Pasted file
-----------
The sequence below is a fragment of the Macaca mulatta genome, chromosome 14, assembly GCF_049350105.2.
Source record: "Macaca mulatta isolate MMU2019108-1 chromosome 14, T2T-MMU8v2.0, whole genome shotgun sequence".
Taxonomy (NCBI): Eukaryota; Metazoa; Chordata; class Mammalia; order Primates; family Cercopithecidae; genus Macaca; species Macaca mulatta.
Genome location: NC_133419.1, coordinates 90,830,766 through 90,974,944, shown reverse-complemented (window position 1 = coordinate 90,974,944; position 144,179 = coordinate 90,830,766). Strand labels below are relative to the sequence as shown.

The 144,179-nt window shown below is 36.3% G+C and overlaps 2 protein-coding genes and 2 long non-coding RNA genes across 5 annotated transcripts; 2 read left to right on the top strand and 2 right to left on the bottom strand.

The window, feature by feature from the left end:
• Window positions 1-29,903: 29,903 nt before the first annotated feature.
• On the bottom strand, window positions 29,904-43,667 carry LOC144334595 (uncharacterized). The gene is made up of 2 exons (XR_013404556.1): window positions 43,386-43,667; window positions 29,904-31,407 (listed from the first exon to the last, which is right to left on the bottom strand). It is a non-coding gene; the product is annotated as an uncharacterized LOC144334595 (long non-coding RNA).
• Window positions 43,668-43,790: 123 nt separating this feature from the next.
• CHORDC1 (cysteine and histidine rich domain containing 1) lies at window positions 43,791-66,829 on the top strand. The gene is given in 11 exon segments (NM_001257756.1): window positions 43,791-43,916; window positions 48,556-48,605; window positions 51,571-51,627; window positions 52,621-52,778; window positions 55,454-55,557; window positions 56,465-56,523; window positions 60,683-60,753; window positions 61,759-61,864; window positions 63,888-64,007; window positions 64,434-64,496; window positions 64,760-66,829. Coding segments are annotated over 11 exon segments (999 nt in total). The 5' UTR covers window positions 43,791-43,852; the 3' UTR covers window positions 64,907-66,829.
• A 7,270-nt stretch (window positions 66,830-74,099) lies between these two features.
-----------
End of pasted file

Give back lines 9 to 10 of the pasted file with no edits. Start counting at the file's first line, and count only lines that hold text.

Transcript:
• Window positions 43,668-43,790: 123 nt separating this feature from the next.
• CHORDC1 (cysteine and histidine rich domain containing 1) lies at window positions 43,791-66,829 on the top strand. The gene is given in 11 exon segments (NM_001257756.1): window positions 43,791-43,916; window positions 48,556-48,605; window positions 51,571-51,627; window positions 52,621-52,778; window positions 55,454-55,557; window positions 56,465-56,523; window positions 60,683-60,753; window positions 61,759-61,864; window positions 63,888-64,007; window positions 64,434-64,496; window positions 64,760-66,829. Coding segments are annotated over 11 exon segments (999 nt in total). The 5' UTR covers window positions 43,791-43,852; the 3' UTR covers window positions 64,907-66,829.